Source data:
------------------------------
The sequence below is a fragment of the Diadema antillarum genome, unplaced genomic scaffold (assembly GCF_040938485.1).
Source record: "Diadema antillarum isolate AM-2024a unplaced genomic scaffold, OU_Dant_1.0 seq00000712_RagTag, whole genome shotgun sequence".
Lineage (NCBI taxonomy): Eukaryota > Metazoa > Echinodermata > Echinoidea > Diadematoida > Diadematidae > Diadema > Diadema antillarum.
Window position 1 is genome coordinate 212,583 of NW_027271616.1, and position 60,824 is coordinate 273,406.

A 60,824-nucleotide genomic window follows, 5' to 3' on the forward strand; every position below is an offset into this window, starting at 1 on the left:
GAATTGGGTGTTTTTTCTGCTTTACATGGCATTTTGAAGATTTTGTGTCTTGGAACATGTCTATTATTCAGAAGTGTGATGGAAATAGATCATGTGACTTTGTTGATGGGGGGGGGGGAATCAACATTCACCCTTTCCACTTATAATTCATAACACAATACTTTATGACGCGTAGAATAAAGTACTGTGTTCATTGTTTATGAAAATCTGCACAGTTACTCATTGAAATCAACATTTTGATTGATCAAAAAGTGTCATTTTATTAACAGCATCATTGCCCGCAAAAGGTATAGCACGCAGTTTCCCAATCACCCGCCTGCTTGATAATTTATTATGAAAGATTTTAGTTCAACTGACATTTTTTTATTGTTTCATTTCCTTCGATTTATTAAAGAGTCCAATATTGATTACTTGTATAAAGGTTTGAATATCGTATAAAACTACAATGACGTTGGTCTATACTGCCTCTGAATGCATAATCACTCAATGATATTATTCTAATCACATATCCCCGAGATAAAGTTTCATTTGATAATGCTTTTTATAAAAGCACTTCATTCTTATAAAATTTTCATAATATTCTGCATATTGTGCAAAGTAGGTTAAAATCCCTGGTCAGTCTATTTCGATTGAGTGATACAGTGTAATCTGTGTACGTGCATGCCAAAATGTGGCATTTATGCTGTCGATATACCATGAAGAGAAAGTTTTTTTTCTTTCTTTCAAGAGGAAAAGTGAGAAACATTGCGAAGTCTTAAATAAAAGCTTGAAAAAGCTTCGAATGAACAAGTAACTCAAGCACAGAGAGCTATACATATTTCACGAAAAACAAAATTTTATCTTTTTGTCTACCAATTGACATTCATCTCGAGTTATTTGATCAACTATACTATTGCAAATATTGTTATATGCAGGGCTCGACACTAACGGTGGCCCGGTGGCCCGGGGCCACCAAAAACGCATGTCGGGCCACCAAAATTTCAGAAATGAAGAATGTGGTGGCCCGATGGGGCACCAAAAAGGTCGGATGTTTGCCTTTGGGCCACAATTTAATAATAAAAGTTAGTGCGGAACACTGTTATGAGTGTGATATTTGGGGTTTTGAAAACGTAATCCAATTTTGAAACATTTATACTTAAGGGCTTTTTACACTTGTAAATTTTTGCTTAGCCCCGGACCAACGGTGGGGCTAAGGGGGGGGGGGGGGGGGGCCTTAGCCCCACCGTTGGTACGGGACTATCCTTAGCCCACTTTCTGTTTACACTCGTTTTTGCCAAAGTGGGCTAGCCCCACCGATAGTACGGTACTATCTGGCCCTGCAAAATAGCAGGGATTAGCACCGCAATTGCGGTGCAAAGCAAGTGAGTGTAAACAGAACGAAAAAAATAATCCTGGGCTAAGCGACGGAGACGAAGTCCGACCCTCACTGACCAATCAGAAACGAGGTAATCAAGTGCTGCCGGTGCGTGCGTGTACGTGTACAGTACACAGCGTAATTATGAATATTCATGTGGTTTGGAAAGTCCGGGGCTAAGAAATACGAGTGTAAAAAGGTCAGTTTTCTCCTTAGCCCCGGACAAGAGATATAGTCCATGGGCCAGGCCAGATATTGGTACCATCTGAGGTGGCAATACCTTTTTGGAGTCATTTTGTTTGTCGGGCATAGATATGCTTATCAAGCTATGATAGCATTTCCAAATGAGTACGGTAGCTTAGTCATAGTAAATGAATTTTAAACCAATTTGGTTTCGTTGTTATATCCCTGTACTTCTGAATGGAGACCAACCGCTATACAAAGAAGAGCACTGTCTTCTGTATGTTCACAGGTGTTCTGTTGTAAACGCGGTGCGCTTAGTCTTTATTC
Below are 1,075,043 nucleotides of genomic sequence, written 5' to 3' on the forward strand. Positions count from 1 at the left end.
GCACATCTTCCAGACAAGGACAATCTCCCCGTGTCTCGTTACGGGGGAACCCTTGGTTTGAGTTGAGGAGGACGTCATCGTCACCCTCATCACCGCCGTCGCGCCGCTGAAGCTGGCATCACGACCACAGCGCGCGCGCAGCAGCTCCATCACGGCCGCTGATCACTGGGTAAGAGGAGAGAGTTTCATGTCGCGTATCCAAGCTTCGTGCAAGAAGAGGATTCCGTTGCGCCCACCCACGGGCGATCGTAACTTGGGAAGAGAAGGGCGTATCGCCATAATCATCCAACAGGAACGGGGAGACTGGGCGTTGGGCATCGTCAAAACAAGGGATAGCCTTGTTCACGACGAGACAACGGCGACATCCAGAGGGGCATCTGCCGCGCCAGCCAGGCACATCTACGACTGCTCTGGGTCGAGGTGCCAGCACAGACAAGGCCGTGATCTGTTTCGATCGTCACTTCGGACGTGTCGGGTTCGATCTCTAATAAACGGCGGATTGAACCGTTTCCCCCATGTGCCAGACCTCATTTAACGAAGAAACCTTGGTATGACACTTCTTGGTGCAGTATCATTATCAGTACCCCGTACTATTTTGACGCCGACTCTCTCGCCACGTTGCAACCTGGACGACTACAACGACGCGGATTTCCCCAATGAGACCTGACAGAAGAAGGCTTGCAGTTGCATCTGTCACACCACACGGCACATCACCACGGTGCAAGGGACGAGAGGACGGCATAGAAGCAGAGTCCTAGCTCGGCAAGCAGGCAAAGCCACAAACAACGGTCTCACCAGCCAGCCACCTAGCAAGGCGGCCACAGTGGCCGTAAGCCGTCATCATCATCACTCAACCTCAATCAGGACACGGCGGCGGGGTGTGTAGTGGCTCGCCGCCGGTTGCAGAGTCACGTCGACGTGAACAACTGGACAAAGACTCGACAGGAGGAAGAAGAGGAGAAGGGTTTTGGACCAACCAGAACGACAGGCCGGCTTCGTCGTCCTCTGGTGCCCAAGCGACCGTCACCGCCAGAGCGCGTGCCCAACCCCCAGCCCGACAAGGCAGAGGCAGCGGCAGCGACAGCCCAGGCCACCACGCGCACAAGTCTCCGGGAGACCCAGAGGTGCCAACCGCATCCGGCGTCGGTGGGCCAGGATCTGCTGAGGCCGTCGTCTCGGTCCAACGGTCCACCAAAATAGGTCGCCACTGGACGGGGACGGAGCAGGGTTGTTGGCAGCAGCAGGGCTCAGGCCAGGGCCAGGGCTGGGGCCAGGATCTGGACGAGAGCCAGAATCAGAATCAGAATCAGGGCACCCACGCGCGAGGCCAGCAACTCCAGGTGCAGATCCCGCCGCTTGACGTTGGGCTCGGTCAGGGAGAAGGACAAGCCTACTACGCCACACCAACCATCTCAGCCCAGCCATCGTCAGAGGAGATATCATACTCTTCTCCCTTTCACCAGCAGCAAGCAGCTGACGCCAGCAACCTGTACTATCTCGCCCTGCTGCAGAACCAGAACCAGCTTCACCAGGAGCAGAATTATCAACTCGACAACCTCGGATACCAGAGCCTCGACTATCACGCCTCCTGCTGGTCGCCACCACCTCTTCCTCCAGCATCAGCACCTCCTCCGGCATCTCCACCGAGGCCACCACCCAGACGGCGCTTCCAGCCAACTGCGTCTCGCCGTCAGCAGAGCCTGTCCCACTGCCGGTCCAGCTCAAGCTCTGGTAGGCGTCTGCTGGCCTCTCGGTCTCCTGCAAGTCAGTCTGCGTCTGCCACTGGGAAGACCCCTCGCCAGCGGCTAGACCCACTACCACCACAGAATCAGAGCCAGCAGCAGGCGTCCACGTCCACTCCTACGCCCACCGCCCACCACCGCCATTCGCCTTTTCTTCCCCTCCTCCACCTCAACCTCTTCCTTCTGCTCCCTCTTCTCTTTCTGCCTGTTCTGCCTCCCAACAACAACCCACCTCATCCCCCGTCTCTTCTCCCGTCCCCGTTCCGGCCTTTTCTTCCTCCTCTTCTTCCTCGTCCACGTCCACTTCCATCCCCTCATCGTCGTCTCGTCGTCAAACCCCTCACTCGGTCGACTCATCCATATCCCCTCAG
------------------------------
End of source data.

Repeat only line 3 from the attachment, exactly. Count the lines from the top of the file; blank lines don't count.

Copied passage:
Lineage (NCBI taxonomy): Eukaryota > Metazoa > Echinodermata > Echinoidea > Diadematoida > Diadematidae > Diadema > Diadema antillarum.